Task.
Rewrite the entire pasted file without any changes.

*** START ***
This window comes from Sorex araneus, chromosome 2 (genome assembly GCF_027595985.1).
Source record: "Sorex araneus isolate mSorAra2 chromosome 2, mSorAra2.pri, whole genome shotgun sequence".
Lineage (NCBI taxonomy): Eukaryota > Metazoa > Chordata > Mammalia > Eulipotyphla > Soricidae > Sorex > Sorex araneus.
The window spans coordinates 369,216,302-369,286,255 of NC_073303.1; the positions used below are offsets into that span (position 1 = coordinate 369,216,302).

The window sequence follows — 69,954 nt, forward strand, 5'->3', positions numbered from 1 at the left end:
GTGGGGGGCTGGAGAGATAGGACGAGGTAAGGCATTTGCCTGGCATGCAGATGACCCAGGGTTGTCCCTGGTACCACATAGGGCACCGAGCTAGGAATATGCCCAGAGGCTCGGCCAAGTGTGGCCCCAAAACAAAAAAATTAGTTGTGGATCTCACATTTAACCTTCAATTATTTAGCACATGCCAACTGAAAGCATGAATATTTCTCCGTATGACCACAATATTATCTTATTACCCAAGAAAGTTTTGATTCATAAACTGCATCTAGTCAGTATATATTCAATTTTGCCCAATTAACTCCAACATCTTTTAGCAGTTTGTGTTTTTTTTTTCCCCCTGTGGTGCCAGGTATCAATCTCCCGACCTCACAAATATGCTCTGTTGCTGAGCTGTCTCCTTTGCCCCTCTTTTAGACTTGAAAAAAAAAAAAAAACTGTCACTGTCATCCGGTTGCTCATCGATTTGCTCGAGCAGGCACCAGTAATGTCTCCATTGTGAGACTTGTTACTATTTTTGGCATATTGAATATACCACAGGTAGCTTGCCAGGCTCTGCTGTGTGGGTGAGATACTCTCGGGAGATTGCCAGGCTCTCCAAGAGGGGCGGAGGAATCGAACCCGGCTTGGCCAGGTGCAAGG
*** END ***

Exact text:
This window comes from Sorex araneus, chromosome 2 (genome assembly GCF_027595985.1).
Source record: "Sorex araneus isolate mSorAra2 chromosome 2, mSorAra2.pri, whole genome shotgun sequence".
Lineage (NCBI taxonomy): Eukaryota > Metazoa > Chordata > Mammalia > Eulipotyphla > Soricidae > Sorex > Sorex araneus.
The window spans coordinates 369,216,302-369,286,255 of NC_073303.1; the positions used below are offsets into that span (position 1 = coordinate 369,216,302).

The window sequence follows — 69,954 nt, forward strand, 5'->3', positions numbered from 1 at the left end:
GTGGGGGGCTGGAGAGATAGGACGAGGTAAGGCATTTGCCTGGCATGCAGATGACCCAGGGTTGTCCCTGGTACCACATAGGGCACCGAGCTAGGAATATGCCCAGAGGCTCGGCCAAGTGTGGCCCCAAAACAAAAAAATTAGTTGTGGATCTCACATTTAACCTTCAATTATTTAGCACATGCCAACTGAAAGCATGAATATTTCTCCGTATGACCACAATATTATCTTATTACCCAAGAAAGTTTTGATTCATAAACTGCATCTAGTCAGTATATATTCAATTTTGCCCAATTAACTCCAACATCTTTTAGCAGTTTGTGTTTTTTTTTTCCCCCTGTGGTGCCAGGTATCAATCTCCCGACCTCACAAATATGCTCTGTTGCTGAGCTGTCTCCTTTGCCCCTCTTTTAGACTTGAAAAAAAAAAAAAAACTGTCACTGTCATCCGGTTGCTCATCGATTTGCTCGAGCAGGCACCAGTAATGTCTCCATTGTGAGACTTGTTACTATTTTTGGCATATTGAATATACCACAGGTAGCTTGCCAGGCTCTGCTGTGTGGGTGAGATACTCTCGGGAGATTGCCAGGCTCTCCAAGAGGGGCGGAGGAATCGAACCCGGCTTGGCCAGGTGCAAGG